Running (and Debugging) the Script

Now that we’ve made hello.plx executable by its owner, let’s try running it again:

[jbc@andros jbc]$ hello.plx
Hello, world!

Congratulations! You’ve just run your first Perl script.

The Joy of Debugging

What if your script didn’t run, though, but instead died with some sort of error message? Or what if it successfully ran, but didn’t produce the output you were expecting? Then you get to experience the joy of debugging.

You’re going to be experiencing a lot of this particular joy. As a novice programmer, the bulk of your time is going to be spent in the debugging phase: tracking down and squashing the silly mistakes that keep your script from running as you intended. (Actually, my understanding from the experienced programmers I know is that they, too, spend a good chunk of their time debugging.)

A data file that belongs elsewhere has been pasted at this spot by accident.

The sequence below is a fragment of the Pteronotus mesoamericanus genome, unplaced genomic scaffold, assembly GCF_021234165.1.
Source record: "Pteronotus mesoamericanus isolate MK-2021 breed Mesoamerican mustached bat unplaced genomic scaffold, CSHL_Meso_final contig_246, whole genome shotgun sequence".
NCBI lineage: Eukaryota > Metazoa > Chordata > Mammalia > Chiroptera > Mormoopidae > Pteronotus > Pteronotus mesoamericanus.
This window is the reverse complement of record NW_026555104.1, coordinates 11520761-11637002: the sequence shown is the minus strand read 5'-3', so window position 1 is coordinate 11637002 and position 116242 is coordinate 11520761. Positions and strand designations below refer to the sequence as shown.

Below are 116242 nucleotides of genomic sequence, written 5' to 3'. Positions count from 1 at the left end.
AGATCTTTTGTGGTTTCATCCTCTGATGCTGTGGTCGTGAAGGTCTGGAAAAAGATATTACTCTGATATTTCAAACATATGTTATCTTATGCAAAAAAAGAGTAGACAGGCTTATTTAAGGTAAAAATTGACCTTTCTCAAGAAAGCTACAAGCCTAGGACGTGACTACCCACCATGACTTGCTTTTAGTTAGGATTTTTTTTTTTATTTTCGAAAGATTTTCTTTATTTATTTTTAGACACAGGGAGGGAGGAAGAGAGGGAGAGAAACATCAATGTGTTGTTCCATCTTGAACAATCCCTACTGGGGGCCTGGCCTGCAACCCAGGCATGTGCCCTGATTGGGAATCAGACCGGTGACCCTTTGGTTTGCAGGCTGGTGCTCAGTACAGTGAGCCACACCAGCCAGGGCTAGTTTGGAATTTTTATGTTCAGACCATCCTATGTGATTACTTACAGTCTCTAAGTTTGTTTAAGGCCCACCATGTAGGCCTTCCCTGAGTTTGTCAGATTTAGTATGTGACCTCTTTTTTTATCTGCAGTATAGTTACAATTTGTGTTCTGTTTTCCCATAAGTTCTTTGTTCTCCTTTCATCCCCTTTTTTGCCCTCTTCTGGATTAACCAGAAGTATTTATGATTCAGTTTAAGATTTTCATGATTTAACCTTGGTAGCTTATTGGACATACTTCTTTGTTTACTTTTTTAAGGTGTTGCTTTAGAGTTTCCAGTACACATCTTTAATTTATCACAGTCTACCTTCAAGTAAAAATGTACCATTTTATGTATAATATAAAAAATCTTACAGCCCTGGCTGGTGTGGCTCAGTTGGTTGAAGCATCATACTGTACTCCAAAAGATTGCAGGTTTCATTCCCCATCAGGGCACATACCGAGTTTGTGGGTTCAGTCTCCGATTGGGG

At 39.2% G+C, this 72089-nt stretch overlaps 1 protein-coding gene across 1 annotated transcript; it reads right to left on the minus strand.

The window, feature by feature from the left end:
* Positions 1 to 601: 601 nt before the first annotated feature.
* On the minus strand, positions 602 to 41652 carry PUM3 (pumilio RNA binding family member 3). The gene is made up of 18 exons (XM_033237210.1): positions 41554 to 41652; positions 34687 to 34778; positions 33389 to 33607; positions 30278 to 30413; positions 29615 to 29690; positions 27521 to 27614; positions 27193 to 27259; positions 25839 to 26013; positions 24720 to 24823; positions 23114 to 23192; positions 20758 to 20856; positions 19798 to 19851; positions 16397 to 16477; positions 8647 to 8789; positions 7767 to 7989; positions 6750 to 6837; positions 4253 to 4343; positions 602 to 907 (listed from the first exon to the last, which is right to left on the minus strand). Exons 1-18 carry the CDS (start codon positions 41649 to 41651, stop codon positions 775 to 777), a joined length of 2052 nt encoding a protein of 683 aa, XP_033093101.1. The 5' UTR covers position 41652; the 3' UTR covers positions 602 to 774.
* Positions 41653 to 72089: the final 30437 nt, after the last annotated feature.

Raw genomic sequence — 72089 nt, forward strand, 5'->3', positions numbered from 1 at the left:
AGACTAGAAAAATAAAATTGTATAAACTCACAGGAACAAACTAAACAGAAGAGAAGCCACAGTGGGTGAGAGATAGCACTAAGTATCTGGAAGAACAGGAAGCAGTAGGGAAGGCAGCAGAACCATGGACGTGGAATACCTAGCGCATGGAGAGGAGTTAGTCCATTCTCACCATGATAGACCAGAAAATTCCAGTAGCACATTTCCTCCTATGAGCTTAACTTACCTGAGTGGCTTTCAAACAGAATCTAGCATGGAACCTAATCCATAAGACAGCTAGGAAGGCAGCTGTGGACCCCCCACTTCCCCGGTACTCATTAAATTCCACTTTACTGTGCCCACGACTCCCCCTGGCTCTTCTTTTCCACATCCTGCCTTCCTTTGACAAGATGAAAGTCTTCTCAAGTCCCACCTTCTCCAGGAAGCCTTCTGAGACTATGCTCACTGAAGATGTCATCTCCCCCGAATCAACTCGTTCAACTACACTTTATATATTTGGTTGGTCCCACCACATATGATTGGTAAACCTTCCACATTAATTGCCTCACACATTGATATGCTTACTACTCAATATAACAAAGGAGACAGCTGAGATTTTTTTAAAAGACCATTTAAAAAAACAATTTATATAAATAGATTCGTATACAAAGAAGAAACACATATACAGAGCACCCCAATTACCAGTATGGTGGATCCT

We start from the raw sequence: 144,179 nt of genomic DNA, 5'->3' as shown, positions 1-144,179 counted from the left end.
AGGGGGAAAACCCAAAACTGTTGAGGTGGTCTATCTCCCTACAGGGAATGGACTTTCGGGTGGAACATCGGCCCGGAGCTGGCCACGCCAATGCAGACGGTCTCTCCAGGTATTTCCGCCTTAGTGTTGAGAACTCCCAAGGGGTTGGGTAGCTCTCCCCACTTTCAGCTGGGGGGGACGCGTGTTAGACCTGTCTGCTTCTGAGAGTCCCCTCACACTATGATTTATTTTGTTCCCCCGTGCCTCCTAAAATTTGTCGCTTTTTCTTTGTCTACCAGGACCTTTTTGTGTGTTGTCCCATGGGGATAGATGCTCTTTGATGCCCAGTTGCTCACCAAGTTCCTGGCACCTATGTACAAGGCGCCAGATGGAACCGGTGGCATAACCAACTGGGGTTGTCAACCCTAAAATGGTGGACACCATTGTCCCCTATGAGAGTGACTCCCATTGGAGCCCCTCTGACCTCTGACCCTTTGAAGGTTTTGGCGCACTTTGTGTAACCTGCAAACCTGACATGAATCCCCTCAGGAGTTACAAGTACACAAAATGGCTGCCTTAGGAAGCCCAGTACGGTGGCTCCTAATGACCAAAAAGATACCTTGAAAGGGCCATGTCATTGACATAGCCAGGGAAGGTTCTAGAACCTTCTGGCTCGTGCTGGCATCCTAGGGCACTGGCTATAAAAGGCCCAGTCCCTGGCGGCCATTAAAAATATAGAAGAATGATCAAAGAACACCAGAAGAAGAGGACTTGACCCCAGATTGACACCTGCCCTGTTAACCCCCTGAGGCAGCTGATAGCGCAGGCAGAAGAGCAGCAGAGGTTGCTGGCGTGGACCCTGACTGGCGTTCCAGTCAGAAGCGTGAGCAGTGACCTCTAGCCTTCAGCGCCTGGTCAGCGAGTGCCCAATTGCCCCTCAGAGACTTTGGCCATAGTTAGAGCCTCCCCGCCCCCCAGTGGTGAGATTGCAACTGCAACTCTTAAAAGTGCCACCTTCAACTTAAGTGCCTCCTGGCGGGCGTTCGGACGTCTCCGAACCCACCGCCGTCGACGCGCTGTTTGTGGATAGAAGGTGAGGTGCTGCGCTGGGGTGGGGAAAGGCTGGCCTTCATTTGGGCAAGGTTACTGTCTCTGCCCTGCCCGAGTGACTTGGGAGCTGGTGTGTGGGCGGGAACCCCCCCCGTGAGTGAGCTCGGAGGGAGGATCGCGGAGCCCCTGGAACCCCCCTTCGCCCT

Sometimes the mistake is obvious: you left off a semicolon, or the closing quotation mark in a quoted string. Other times the mistake is maddeningly obscure (at least until you identify it, at which point it, too, will become obvious): you gave the wrong arguments to a function, or were confused about some aspect of how Perl behaves.

Debugging is a specialized skill, and it takes practice to get good at it. It’s somewhat like car repair. An experienced mechanic can ask a few questions, listen to the engine for a second, and immediately tell you what’s wrong with your car and what it will take to fix it. Meanwhile, a novice mechanic will be pulling apart ...

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